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The Bible and the Quran – Equally Violent?

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A couple of people have asked me to comment on a recent viral video from the Netherlands called the Holy Quran Experiment, in which two guys read violent, scandalous passages from what they claim to be the Quran to people on the street and ask them to comment and compare it with the Bible. The respondents say that it’s horrible and that the Bible is much more peaceful, and then comes the reveal – the book they’ve read from is the Bible!

The video has become popular both among those who want to combat islamophobia and think that people are hypocritical to how they view their own religious heritage compared to others, and among people who think that all religions are stupid and inspire violence and bad values.

Now, as an apostolic Christian I’m the first to say that there are commands and descriptions of practices in the Bible that no one should follow today, such as the violent punishments in the Old Testament. And it is indeed the Old Testament that the Dutch guys read from, with one exception: Paul’s statement in 1 Tim 2:12 on how women shouldn’t teach, a command most Protestant churches today would say is culturally bound (women had hardly any access to education in ancient times, and most couldn’t read).

The Scripture quotations are completely taken out of context, which I guess is sort of the point since verses from the Quran also are often taken out of context by islamophobic people, but this is never explained in the video. The horrible description of eating the flesh of one’s children is quoted without the explanation that this is a consequence of leaving God’s way in Leviticus 26:29 due to the immorality it brings, not a command. Similarly, the video is edited so that we jump directly from the New Testament passage of women not being allowed to teach to “you shall cut off her hand” in Deut 25:12. The latter is the punishment for a woman who tries to crush the genitals of a man and is in line with the “eye for an eye” punishment system, where the balls are replaced with a hand due to the woman’s lack of such.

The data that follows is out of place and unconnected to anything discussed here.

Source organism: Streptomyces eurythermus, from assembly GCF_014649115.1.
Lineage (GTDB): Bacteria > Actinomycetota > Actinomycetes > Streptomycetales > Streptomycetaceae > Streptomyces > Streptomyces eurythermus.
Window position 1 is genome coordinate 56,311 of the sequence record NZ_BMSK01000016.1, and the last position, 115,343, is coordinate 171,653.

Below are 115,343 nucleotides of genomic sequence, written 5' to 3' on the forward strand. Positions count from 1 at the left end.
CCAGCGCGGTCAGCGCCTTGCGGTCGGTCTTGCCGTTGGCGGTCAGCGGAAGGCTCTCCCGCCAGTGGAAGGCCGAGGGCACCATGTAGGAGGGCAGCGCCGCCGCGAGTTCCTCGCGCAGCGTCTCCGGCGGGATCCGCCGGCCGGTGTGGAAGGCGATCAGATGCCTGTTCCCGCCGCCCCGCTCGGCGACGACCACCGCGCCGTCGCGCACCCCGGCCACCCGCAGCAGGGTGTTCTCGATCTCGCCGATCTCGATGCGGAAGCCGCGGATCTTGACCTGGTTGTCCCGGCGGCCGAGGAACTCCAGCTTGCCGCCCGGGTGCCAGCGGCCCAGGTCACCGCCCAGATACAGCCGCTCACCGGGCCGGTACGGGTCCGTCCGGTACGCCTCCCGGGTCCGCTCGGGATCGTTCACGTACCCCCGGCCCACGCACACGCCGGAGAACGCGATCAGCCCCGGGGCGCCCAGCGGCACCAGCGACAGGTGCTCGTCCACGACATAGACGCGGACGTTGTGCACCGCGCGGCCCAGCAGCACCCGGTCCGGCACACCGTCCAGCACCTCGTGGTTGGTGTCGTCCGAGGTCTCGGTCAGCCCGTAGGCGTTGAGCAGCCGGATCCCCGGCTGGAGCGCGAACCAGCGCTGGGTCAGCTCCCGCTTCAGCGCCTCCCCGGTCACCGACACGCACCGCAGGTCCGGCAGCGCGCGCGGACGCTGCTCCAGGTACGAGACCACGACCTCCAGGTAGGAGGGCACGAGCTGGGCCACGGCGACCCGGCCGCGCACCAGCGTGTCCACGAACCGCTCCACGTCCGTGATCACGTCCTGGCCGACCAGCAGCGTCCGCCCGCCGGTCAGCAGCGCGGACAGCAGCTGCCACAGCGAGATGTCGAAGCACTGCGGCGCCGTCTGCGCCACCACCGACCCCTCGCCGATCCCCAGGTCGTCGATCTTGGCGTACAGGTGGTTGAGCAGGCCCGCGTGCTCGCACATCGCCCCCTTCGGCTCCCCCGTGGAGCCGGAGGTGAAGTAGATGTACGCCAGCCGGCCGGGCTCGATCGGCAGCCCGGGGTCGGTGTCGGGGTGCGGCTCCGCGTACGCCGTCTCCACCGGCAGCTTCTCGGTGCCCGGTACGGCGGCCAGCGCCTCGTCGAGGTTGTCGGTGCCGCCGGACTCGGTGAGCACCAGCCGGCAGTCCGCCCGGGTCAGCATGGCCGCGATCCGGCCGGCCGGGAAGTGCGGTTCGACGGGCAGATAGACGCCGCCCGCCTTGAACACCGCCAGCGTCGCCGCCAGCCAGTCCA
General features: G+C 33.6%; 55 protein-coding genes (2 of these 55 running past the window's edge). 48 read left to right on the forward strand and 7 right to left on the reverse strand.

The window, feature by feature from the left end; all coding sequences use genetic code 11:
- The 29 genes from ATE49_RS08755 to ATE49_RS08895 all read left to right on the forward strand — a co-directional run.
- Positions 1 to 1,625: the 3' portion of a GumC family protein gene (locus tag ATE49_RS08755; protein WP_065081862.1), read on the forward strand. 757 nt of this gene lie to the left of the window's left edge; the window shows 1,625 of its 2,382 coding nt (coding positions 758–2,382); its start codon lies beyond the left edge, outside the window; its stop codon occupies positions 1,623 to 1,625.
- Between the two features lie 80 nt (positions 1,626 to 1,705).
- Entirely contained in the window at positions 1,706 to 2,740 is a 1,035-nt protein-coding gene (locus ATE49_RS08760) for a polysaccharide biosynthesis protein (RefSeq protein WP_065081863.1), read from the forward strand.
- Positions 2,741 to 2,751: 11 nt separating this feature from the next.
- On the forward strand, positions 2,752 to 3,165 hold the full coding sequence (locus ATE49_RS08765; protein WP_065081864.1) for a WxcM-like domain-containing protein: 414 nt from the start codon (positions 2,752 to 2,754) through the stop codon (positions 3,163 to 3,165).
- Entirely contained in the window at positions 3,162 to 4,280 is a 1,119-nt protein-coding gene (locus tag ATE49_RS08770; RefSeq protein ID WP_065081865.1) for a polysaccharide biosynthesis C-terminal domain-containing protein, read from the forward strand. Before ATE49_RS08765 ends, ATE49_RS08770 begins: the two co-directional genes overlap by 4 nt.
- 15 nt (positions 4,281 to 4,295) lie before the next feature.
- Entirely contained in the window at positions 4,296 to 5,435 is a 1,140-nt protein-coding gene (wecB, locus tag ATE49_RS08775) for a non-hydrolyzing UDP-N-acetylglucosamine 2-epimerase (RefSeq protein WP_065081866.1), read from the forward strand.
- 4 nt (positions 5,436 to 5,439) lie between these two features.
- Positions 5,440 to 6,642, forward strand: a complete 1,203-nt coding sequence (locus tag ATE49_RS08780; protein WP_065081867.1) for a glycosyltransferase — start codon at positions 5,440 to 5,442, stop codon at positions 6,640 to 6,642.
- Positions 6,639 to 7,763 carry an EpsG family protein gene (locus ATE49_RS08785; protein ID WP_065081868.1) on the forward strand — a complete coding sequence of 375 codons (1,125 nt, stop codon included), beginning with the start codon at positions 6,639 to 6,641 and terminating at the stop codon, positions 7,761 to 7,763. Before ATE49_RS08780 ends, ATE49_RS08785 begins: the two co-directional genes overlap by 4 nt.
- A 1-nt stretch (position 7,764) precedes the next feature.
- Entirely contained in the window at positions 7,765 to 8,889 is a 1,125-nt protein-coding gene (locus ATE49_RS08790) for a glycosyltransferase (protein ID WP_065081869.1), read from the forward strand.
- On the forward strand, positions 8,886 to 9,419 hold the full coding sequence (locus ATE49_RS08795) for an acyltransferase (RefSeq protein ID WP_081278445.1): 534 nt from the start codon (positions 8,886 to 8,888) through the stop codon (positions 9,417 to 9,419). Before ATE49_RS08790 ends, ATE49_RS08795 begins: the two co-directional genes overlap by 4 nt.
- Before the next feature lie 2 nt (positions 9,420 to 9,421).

The good news is that Jesus abolished the “eye for an eye”-logic: “You have heard that it was said, ‘Eye for eye, and tooth for tooth.’ But I tell you, do not resist an evil person. If anyone slaps you on the right cheek, turn to them the other cheek also.” (Mt 5:38-39) Jesus told us to not judge, to love our enemies and to forgive, which is why the early church was pacifist. When emperors Constantine and Theodosius married the chruch with the state and violent theology was developed by Augustine in the fourth and fifth centuries, this sadly changed, but throughout church history there has been a radical stream of apostolic saints and rebels who stay true to the Sermon on the Mount and refuse to use violence.

This is where Christianity and Islam differs on this issue. See, the Quran has no Old and New Testament; from Islam’s perspective, the Christian New Testament is a corrupted book and its teaching should not be followed if it conflicts with Muhammad’s message, while all of the Quran is relevant to Muslims. And Muhammad was not a pacifist, and the Quran contains some very violent passages such as Sura 2:191 and Sura 5:33. Throughout the history of the ummah, the Islamic community, violence and brutal punishment has been pretty standard, even though many exceptions exist.